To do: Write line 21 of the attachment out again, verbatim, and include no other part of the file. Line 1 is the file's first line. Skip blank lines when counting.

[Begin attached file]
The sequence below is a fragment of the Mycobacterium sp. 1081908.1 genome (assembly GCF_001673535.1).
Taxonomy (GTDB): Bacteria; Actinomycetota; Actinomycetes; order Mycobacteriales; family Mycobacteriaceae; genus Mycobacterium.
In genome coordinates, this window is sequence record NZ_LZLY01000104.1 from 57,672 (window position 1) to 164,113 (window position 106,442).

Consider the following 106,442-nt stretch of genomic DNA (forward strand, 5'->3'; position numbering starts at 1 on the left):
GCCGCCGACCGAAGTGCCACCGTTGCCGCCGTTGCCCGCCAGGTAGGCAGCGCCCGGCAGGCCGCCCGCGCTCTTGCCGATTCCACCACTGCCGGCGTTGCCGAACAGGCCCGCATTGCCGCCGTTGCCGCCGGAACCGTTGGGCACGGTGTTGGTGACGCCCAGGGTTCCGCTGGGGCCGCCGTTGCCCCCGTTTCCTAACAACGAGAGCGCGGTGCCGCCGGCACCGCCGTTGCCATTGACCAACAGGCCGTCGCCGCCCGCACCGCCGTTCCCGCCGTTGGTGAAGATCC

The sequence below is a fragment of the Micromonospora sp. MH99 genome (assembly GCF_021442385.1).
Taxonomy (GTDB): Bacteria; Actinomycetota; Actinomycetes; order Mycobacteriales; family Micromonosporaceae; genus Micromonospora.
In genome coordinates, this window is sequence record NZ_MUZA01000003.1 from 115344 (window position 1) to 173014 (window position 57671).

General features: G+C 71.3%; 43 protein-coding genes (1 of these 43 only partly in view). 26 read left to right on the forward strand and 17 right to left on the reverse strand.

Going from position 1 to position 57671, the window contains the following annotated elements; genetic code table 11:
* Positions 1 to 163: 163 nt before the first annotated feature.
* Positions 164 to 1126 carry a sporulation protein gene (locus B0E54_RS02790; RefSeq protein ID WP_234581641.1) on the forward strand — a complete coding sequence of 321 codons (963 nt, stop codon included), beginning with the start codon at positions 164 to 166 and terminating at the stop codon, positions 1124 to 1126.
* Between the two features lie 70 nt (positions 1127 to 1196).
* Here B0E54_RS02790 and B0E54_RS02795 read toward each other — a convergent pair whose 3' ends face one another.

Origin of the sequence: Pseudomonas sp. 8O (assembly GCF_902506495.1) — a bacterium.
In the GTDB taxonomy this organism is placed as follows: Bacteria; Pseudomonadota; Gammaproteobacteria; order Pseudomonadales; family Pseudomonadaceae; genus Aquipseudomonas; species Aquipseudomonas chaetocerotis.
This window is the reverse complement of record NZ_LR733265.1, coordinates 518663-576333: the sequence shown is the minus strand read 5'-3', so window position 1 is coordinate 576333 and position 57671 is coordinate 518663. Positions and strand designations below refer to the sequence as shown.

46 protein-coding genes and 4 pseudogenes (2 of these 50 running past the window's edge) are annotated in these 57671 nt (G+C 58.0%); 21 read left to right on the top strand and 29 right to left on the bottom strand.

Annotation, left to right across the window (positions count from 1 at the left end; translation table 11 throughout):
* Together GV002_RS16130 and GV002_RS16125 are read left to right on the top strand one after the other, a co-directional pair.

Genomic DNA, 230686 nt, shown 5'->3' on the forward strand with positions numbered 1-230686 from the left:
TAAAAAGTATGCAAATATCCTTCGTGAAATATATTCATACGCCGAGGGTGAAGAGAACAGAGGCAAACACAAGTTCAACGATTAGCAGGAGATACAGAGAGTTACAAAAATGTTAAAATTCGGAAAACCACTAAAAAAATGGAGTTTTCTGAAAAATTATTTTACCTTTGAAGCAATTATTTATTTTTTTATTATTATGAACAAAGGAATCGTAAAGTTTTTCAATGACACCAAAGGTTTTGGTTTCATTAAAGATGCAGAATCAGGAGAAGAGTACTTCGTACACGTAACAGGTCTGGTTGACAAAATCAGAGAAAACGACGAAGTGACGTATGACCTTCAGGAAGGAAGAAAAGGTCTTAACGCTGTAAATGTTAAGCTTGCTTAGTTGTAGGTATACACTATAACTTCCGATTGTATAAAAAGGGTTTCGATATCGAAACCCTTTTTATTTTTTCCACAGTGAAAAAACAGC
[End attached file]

Genomic DNA, 230686 nt, shown 5'->3' on the forward strand with positions numbered 1-230686 from the left: